So even I didn't setup Virtual Hosts whole my server was setup by default as VirtualHost *.

So I added
JkMount /myapp/* worker_my
within VirtualHost, not globally

But even better I mounted this file there:
JkMountFile /etc/apache2/uriworkermap.properties
and defined which worker serve which application in this file


It works now.

Thanks,
Sergio

Jamieson said...

Brilliant, thanks very much!

maxmil said...

I'm looking for a way to connect different virtual hosts to different contexts on the same tomcat instance without having to create a new tomcat instance for each java app.

Any ideas?

Grig Gheorghiu said...

maxmil -- have you tried doing JkMounts to different portions of the same tomcat instance?

For example, in one vhost definition you could have

JkMount /myapp1/* tomcat_worker

In another vhost definition you could have:

JkMount /myapp2/* tomcat_worker
...etc

Grig

maxmil said...

Thanks for the quick reply.

The thing is that i want my virtual hosts to map directly to my contexts.

For example i want

http://www.domain1.com => http://www.domain1.com:8080/context1

and

http://www.domain2.com => http://www.domain2.com:8080/context2

I think that the way to do this is to configure several different hosts within the same tomcat instance and have each context i want to map to be the root context of its host.

Grig Gheorghiu said...

maxmil -- now I understand you scenario. First of all, I warmly recommend this book: "Professional Apache and Tomcat 5" from Wrox (http://www.amazon.com/Professional-Apache-Tomcat-Programmer/dp/0764559028).

In chapter 16, "Shared Tomcat Hosting", they recommend setting up one Host element in server.xml per virtual host that you need. All the Host elements are within the same Engine element, and each Host element can contain its own Logger element.

You also need to add contexts to server for each virtual host.

Here is their example of a Host element: (blogger doesn't let me use the tomcat specific tags, so I'll replace the less-than sign with LTS and greater-than sign with GTS):

LTS Host name='example.com' debug='0'
appBase='/home/websites/example.com/webapps'
autoDeploy='true'
unpackWars='true' GTS
LTS Context path='' docBase='ROOT' debug='0'/ GTS
LTS Context path='/shop' docBase='shop' debug='0'/ GTS
LTS /Host GTS

You'd have similar Host elements for each of the vhosts you need.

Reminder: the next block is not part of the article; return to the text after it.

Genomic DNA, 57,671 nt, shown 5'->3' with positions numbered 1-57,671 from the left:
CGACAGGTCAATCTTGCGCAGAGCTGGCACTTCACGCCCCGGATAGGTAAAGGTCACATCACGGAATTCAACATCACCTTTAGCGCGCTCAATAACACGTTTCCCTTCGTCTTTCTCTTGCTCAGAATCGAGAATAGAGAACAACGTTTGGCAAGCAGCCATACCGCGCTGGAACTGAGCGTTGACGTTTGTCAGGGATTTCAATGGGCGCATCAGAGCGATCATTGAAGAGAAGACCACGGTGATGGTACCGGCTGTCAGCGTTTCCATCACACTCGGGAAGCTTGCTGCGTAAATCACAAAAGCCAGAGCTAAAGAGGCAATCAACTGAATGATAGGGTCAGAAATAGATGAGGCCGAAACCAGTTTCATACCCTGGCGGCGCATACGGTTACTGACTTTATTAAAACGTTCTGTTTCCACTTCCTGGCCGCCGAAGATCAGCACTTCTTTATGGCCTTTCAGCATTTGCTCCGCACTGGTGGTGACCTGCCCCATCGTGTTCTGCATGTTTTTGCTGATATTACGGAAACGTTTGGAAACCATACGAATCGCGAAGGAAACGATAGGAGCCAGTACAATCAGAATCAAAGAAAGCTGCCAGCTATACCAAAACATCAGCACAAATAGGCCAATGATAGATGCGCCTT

HTH -- please leave a comment if it does, so others can benefit from our discussion.

Grig

maxmil said...

Hi Grig,

Thanks for the idea, i didn't use the book but setting up several hosts in tomcat was not too hard and worked like a charm.

In addition to the two hosts i had to make two separate workers, one for each host.

This is actually really handy as it enables load balancing.

I set out the detail of my steps in a post here

http://www.alwayssunny.com/blog/?p=174

Pramod Shukla said...

Thanks... Good one

could you please tell me the meaning of worker.app2.lbfactor=1 , what i understood is it could handle one request at a time.
But whenever i request the url it ediredts the url to same tomcat.Is that ok or the cluster i have created has some issues.
The request is transferred to the next tomcat only if the previous tomcat is stopped.

Anonymous said...

How does this work if the tomcat instance is on a different machine than the apache instance? For example, you have the following in the VirtualHost of httpd.conf, but the DocumentRoot here assumes that tomcat is on the same machine apache. What would the DocumentRoot be (see below) if tomcat were on a remote machine?


VirtualHost *:80
ServerName www.app1.com
DocumentRoot "/usr/local/tomcat8080/webapps/ROOT"

Directory "usr/local/tomcat8080/webapps/ROOT"
# Options Indexes FollowSymLinks MultiViews
Options None
AllowOverride None
Order allow,deny
allow from all

Anonymous said...

I am using tomcat6 & apache2 with jk_mod. I put these lines just below the LoadModules section

"

JkWorkersFile conf/workers.properties
JkLogFile logs/mod_jk.log
JkLogStampFormat "[%b %d %Y - %H:%M:%S] "
JkRequestLogFormat "%w %V %T"
JkLogLevel info

JkOptions +ForwardKeySize +ForwardURICompat -ForwardDirectories


deny from all

"
Now i created vhosts.conf file in conf.d directory and put

Alias /jk_test "/opt/test/webapp/"

AllowOverride None
Allow from all

JkMount /jk_test/* myworker

Everything works fine.

Now i tried to create some VirtualHost in httpd.conf file to server some other sites.
E.g: NameVirtualHost xxx.xxx.xxx.xxx:80

ServerAdmin abc@xyz.com
DocumentRoot /opt/site
ServerName site.xyz.com
ErrorLog logs/site.xyz.com-error_log
CustomLog logs/site.xyz.com-access_log common


Restarted my httpd service and now not able to access both sites. I mean neither jk_mod site nor VirtualHost site.
But when i disable the virtualhost jk_mod works fine.
What should i do now ?

Anonymous said...

can you also give example on a debian/ubuntu platform for virtual hosting in apache2

Setya said...

Hi,

Thanks for the article.

Where do you serve all the image files & how's the configuration ?

Anonymous said...

Excellent post. just resolved tomcat and apache integration based on it. Thanks.

Mahes